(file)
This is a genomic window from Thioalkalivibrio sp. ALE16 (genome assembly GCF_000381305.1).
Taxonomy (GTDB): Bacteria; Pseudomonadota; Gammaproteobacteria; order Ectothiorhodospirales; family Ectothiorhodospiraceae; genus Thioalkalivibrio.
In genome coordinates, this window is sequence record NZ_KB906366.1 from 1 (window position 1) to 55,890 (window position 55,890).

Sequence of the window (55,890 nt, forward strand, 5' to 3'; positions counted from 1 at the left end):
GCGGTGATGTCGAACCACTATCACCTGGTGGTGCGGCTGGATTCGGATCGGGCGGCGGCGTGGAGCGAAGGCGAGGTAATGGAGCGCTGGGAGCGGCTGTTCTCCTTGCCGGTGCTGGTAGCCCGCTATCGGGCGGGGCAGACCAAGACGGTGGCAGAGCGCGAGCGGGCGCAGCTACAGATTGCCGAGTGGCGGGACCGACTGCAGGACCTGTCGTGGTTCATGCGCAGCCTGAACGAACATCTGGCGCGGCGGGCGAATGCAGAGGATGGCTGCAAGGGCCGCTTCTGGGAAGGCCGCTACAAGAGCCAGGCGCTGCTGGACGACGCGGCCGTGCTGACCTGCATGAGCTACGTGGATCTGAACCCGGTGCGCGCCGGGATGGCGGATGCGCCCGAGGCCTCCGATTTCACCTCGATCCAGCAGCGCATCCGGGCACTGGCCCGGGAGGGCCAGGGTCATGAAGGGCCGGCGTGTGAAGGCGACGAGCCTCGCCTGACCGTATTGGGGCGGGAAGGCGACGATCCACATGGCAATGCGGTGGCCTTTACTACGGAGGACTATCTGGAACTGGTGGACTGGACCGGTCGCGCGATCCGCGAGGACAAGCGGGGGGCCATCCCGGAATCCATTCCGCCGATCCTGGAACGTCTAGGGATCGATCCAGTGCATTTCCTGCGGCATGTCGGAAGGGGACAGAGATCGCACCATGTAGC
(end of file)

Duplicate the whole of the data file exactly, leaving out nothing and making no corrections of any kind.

This is a genomic window from Thioalkalivibrio sp. ALE16 (genome assembly GCF_000381305.1).
Taxonomy (GTDB): Bacteria; Pseudomonadota; Gammaproteobacteria; order Ectothiorhodospirales; family Ectothiorhodospiraceae; genus Thioalkalivibrio.
In genome coordinates, this window is sequence record NZ_KB906366.1 from 1 (window position 1) to 55,890 (window position 55,890).

Sequence of the window (55,890 nt, forward strand, 5' to 3'; positions counted from 1 at the left end):
GCGGTGATGTCGAACCACTATCACCTGGTGGTGCGGCTGGATTCGGATCGGGCGGCGGCGTGGAGCGAAGGCGAGGTAATGGAGCGCTGGGAGCGGCTGTTCTCCTTGCCGGTGCTGGTAGCCCGCTATCGGGCGGGGCAGACCAAGACGGTGGCAGAGCGCGAGCGGGCGCAGCTACAGATTGCCGAGTGGCGGGACCGACTGCAGGACCTGTCGTGGTTCATGCGCAGCCTGAACGAACATCTGGCGCGGCGGGCGAATGCAGAGGATGGCTGCAAGGGCCGCTTCTGGGAAGGCCGCTACAAGAGCCAGGCGCTGCTGGACGACGCGGCCGTGCTGACCTGCATGAGCTACGTGGATCTGAACCCGGTGCGCGCCGGGATGGCGGATGCGCCCGAGGCCTCCGATTTCACCTCGATCCAGCAGCGCATCCGGGCACTGGCCCGGGAGGGCCAGGGTCATGAAGGGCCGGCGTGTGAAGGCGACGAGCCTCGCCTGACCGTATTGGGGCGGGAAGGCGACGATCCACATGGCAATGCGGTGGCCTTTACTACGGAGGACTATCTGGAACTGGTGGACTGGACCGGTCGCGCGATCCGCGAGGACAAGCGGGGGGCCATCCCGGAATCCATTCCGCCGATCCTGGAACGTCTAGGGATCGATCCAGTGCATTTCCTGCGGCATGTCGGAAGGGGACAGAGATCGCACCATGTAGC